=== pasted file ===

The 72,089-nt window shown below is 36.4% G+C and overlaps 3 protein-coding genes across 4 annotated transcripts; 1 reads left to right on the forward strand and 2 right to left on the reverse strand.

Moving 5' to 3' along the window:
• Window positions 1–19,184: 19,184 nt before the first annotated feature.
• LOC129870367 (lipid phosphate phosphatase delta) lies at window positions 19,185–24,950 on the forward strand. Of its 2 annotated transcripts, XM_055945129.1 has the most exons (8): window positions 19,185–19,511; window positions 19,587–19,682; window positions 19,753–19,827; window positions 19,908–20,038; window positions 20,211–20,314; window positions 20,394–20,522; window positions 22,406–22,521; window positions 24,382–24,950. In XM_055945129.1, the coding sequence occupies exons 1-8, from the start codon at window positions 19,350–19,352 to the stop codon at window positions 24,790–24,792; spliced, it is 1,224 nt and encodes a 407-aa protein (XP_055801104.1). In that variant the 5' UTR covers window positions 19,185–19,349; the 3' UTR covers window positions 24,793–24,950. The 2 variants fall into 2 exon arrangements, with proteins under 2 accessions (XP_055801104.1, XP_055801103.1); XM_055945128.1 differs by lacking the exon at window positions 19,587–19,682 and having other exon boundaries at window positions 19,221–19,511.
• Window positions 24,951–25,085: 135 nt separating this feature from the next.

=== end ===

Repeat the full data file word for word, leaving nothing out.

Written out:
The 72,089-nt window shown below is 36.4% G+C and overlaps 3 protein-coding genes across 4 annotated transcripts; 1 reads left to right on the forward strand and 2 right to left on the reverse strand.

Moving 5' to 3' along the window:
• Window positions 1–19,184: 19,184 nt before the first annotated feature.
• LOC129870367 (lipid phosphate phosphatase delta) lies at window positions 19,185–24,950 on the forward strand. Of its 2 annotated transcripts, XM_055945129.1 has the most exons (8): window positions 19,185–19,511; window positions 19,587–19,682; window positions 19,753–19,827; window positions 19,908–20,038; window positions 20,211–20,314; window positions 20,394–20,522; window positions 22,406–22,521; window positions 24,382–24,950. In XM_055945129.1, the coding sequence occupies exons 1-8, from the start codon at window positions 19,350–19,352 to the stop codon at window positions 24,790–24,792; spliced, it is 1,224 nt and encodes a 407-aa protein (XP_055801104.1). In that variant the 5' UTR covers window positions 19,185–19,349; the 3' UTR covers window positions 24,793–24,950. The 2 variants fall into 2 exon arrangements, with proteins under 2 accessions (XP_055801104.1, XP_055801103.1); XM_055945128.1 differs by lacking the exon at window positions 19,587–19,682 and having other exon boundaries at window positions 19,221–19,511.
• Window positions 24,951–25,085: 135 nt separating this feature from the next.